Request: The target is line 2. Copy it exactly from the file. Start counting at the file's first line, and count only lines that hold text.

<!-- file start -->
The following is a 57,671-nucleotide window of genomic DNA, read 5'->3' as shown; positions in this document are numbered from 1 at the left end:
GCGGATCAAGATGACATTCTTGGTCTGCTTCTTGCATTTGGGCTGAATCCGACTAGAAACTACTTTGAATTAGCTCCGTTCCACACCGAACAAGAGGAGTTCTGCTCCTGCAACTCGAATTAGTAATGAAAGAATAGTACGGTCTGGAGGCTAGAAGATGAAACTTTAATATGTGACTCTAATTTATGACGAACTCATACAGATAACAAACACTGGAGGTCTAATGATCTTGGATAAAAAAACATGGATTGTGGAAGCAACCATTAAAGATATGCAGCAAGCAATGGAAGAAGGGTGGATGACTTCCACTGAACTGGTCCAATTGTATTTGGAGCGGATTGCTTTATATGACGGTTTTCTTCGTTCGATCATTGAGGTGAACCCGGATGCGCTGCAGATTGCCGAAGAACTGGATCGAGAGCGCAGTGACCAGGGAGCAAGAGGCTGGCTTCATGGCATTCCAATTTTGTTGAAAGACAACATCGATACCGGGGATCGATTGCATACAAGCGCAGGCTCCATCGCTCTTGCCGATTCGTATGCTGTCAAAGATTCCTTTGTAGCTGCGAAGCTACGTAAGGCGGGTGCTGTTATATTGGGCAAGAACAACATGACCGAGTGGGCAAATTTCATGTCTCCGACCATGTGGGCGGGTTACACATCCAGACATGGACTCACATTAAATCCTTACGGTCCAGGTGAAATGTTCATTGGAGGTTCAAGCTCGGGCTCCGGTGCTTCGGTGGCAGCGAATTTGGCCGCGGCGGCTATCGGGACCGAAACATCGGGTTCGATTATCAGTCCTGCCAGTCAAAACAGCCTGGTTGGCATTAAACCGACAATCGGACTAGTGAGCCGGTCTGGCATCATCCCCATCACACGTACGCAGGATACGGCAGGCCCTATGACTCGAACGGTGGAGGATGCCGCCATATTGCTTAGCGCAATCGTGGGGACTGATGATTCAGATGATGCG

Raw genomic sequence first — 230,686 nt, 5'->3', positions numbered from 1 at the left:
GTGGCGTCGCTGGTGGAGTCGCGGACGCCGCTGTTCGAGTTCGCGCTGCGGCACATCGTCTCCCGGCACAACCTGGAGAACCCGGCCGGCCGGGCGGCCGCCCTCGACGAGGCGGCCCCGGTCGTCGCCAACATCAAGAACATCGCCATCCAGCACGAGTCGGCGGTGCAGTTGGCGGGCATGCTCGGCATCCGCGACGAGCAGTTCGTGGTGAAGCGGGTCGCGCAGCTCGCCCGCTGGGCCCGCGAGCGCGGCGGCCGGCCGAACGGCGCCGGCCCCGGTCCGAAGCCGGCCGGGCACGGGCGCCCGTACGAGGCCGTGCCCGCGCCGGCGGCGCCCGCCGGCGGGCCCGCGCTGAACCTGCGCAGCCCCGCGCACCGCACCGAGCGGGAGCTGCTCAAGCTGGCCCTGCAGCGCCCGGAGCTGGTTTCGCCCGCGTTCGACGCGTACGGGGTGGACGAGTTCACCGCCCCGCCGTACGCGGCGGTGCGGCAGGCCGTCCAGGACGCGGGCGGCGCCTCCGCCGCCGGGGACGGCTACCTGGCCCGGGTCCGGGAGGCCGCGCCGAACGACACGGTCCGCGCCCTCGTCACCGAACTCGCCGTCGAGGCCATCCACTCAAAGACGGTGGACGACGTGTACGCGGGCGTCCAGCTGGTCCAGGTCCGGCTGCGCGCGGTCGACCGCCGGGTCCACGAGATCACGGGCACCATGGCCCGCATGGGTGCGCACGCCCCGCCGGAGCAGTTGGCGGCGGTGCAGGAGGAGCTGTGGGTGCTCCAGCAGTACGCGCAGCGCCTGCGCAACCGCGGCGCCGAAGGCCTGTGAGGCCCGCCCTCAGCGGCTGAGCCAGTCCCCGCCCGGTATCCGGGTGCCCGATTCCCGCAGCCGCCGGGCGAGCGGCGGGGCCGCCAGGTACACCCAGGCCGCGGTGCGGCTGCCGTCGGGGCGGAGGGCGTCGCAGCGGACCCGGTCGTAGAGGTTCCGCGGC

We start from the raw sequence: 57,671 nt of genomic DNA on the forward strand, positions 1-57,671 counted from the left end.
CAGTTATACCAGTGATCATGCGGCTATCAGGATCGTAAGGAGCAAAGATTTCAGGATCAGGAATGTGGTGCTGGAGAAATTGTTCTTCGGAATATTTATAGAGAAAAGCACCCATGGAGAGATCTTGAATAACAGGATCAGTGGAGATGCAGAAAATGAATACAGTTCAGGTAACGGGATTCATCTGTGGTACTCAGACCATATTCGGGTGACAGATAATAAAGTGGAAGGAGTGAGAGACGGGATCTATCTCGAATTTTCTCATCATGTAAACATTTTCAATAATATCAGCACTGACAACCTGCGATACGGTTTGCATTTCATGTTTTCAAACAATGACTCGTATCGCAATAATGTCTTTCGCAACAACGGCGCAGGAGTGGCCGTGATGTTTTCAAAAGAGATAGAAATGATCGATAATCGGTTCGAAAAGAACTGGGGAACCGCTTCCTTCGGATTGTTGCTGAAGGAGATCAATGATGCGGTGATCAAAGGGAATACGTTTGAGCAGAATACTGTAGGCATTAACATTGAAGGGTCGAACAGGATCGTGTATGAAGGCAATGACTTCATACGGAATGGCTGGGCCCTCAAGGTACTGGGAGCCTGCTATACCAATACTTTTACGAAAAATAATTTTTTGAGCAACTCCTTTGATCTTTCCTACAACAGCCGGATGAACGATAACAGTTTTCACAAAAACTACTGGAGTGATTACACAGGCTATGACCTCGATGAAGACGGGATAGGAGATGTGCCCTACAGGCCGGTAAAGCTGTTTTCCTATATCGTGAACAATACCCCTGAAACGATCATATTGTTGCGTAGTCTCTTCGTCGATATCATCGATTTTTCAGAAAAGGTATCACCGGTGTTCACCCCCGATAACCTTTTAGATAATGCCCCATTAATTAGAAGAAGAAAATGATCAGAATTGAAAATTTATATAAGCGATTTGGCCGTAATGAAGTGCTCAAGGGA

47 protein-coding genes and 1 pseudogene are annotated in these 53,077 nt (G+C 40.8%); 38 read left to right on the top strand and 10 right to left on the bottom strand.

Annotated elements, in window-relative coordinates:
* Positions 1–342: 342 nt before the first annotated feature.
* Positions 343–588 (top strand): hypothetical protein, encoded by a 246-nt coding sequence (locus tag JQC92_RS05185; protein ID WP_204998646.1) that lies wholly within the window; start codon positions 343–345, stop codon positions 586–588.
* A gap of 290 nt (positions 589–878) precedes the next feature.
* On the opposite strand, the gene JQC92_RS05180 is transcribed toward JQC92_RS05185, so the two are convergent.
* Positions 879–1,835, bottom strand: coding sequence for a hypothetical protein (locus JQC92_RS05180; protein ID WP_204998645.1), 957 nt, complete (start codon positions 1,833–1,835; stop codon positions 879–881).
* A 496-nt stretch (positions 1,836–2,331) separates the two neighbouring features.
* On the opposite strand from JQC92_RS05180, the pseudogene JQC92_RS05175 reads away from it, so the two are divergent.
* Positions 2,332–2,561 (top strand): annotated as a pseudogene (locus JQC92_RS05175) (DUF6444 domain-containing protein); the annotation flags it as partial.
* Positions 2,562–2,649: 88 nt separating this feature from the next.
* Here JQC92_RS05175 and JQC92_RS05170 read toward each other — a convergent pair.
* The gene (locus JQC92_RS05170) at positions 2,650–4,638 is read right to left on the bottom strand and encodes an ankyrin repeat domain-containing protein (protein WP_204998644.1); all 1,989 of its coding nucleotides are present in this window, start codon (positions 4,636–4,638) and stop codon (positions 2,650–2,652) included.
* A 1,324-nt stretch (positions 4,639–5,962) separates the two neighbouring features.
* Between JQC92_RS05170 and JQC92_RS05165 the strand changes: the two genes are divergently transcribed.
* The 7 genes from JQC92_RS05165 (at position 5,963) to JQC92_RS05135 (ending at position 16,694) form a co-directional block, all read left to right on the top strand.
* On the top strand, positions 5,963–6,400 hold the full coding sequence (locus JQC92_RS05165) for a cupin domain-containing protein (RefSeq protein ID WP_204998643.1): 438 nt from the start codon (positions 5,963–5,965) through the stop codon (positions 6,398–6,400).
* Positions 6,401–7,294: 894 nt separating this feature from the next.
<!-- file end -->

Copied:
GCGGATCAAGATGACATTCTTGGTCTGCTTCTTGCATTTGGGCTGAATCCGACTAGAAACTACTTTGAATTAGCTCCGTTCCACACCGAACAAGAGGAGTTCTGCTCCTGCAACTCGAATTAGTAATGAAAGAATAGTACGGTCTGGAGGCTAGAAGATGAAACTTTAATATGTGACTCTAATTTATGACGAACTCATACAGATAACAAACACTGGAGGTCTAATGATCTTGGATAAAAAAACATGGATTGTGGAAGCAACCATTAAAGATATGCAGCAAGCAATGGAAGAAGGGTGGATGACTTCCACTGAACTGGTCCAATTGTATTTGGAGCGGATTGCTTTATATGACGGTTTTCTTCGTTCGATCATTGAGGTGAACCCGGATGCGCTGCAGATTGCCGAAGAACTGGATCGAGAGCGCAGTGACCAGGGAGCAAGAGGCTGGCTTCATGGCATTCCAATTTTGTTGAAAGACAACATCGATACCGGGGATCGATTGCATACAAGCGCAGGCTCCATCGCTCTTGCCGATTCGTATGCTGTCAAAGATTCCTTTGTAGCTGCGAAGCTACGTAAGGCGGGTGCTGTTATATTGGGCAAGAACAACATGACCGAGTGGGCAAATTTCATGTCTCCGACCATGTGGGCGGGTTACACATCCAGACATGGACTCACATTAAATCCTTACGGTCCAGGTGAAATGTTCATTGGAGGTTCAAGCTCGGGCTCCGGTGCTTCGGTGGCAGCGAATTTGGCCGCGGCGGCTATCGGGACCGAAACATCGGGTTCGATTATCAGTCCTGCCAGTCAAAACAGCCTGGTTGGCATTAAACCGACAATCGGACTAGTGAGCCGGTCTGGCATCATCCCCATCACACGTACGCAGGATACGGCAGGCCCTATGACTCGAACGGTGGAGGATGCCGCCATATTGCTTAGCGCAATCGTGGGGACTGATGATTCAGATGATGCG